Cameron Johnson has played his best basketball of the year at the perfect time. I don’t know if he’s quite there yet defensively, but I also know it hasn’t mattered much at all in the bubble because he’s turned into a fantastic shooter. He knocked down four of his eight three-point attempts in this game and is shooting 40% from downtown, both on the season and in the bubble. That alone provides real value:

Other dudes had good games. Mikal Bridges went 5-for-8 from three; Ricky Rubio had nine assists; Cam Payne continues to stun, posting a 14/6/5 statline with three steals; even DeAndre Ayton showed up late but still got 10 points. That said, one outing really stood out to me, because I feel as if I’ve been rooting for this guy to succeed for so long. Jevon Carter only posted eight points, but even that was great: he went a perfect 3-for-3 from the field, including making both of his threes.

But it wasn’t his offense that I felt like talking about. At West Virginia, Carter deservedly earned a reputation as a bulldog player that would follow his opponent all 94 feet, frustrating them from end-to-end. He helped turn West Virginia’s defense into one of the most thrilling, frightening pieces of art in modern college basketball. It was more surprising when Carter and company didn’t force turnovers than when they did. He’s never been all that great of an offensive player, though, so he struggled mightily to latch on with the Grizzlies last year. It didn’t work out, and he got swapped along with Kyle Korver last July – which really does feel like it was 17 years ago – for Josh Jackson and De’Anthony Melton.

All Carter has done in Year One with the Suns is turn himself into perhaps the team’s scariest pound-for-pound defender, aside from maybe Mikal Bridges. Carter is ruthless when given an opportunity, and he got 37 minutes of opportunity in this one. It’s really, really hard to not love watching him play basketball.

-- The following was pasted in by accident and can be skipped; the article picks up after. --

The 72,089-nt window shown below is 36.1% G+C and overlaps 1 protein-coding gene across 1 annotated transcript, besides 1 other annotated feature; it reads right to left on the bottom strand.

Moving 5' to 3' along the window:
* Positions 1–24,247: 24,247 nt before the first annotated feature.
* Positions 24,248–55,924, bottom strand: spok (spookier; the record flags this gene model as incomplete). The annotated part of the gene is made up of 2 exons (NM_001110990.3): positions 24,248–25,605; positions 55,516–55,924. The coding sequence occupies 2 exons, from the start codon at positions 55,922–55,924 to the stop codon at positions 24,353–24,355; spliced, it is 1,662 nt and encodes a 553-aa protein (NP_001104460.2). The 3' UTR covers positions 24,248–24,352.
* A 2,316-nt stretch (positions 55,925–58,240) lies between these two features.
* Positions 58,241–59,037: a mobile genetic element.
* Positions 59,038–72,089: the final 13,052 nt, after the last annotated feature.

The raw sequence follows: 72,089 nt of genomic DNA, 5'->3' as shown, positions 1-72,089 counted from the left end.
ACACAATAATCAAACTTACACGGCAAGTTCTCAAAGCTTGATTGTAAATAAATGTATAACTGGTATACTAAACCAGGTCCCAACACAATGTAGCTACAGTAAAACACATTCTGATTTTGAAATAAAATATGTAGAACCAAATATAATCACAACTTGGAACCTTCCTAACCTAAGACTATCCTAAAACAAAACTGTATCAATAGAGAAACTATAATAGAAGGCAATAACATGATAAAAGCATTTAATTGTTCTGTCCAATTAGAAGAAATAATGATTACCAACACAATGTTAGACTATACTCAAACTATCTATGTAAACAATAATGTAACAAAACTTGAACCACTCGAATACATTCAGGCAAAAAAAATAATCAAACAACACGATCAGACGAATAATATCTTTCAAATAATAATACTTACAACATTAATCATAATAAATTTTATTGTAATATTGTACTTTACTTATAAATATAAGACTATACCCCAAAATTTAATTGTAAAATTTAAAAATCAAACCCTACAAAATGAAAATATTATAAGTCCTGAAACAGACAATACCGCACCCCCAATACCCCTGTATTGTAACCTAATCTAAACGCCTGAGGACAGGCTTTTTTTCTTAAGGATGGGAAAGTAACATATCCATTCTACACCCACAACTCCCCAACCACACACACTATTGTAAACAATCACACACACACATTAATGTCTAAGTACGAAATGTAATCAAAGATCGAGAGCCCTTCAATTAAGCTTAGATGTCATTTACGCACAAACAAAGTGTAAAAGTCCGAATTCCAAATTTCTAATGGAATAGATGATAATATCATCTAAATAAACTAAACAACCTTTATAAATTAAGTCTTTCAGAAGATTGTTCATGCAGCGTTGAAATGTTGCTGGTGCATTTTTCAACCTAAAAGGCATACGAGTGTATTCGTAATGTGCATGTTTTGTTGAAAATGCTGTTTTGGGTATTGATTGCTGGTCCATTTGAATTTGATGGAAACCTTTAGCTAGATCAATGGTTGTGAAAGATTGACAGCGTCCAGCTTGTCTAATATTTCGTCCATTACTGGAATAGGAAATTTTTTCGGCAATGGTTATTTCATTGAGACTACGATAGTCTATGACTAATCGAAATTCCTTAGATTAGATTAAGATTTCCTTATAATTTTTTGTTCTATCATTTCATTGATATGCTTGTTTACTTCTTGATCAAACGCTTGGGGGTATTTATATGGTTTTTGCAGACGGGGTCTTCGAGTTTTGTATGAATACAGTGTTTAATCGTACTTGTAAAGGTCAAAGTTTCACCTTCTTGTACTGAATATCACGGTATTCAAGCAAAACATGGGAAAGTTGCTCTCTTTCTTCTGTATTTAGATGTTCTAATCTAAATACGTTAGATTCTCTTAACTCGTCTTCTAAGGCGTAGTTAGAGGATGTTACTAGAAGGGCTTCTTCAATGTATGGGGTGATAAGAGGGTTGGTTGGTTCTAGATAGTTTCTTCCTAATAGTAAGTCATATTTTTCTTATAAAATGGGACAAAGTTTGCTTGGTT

This block, in particular, caught me off guard a little bit and made me smile.

Like Cameron Johnson, Carter is another Sun playing the best basketball of his season (possibly his career) at the perfect time. When he plays like this, he operates as a near-ideal role player to have on a playoff team: the relentless defender that doesn’t care how uncomfortable he makes you. Two years in, it’s probably safe to say he’s unlikely to ever provide a ton of value offensively, but who cares when you have defense like this? He’s a restricted free agent this summer; within reason, the Suns should make every attempt to match any offer sheet that comes his way. I mean, watch this:

And tell me you wouldn’t overpay a bit to keep this guy on your team.

One-paragraph summation of the Thunder night, now that we’re at the bottom of the inverted pyramid:

There is nothing of real importance to take from this one for Oklahoma City. They lost by more than anticipated, sure, but they also gave several guys minutes they wouldn’t get on a normal night. The only performance I or anyone should really care to note is Darius Bazley, who had 22 & 10 and gave a small look into what he might become one day. He did a great job getting to the rim and scoring with fair frequency:

And also had a couple threes:

Bazley has been awful for the most part this season; dunksandthrees.com gives him an Estimated Plus-Minus of -4.6, which ranks 435th out of 465 qualified players. Prior to yesterday, he had been almost a total zero offensively on the year, completely nuking any value his at-least-average defense would provide. Bazley has played 22+ minutes every night in the bubble, but only in this game and Sunday’s against Washington has he given a glimpse of any real value offensively. If nothing else, Oklahoma City can walk away from this one happy that their first-round investment is showing some real promise at the most important time of the season.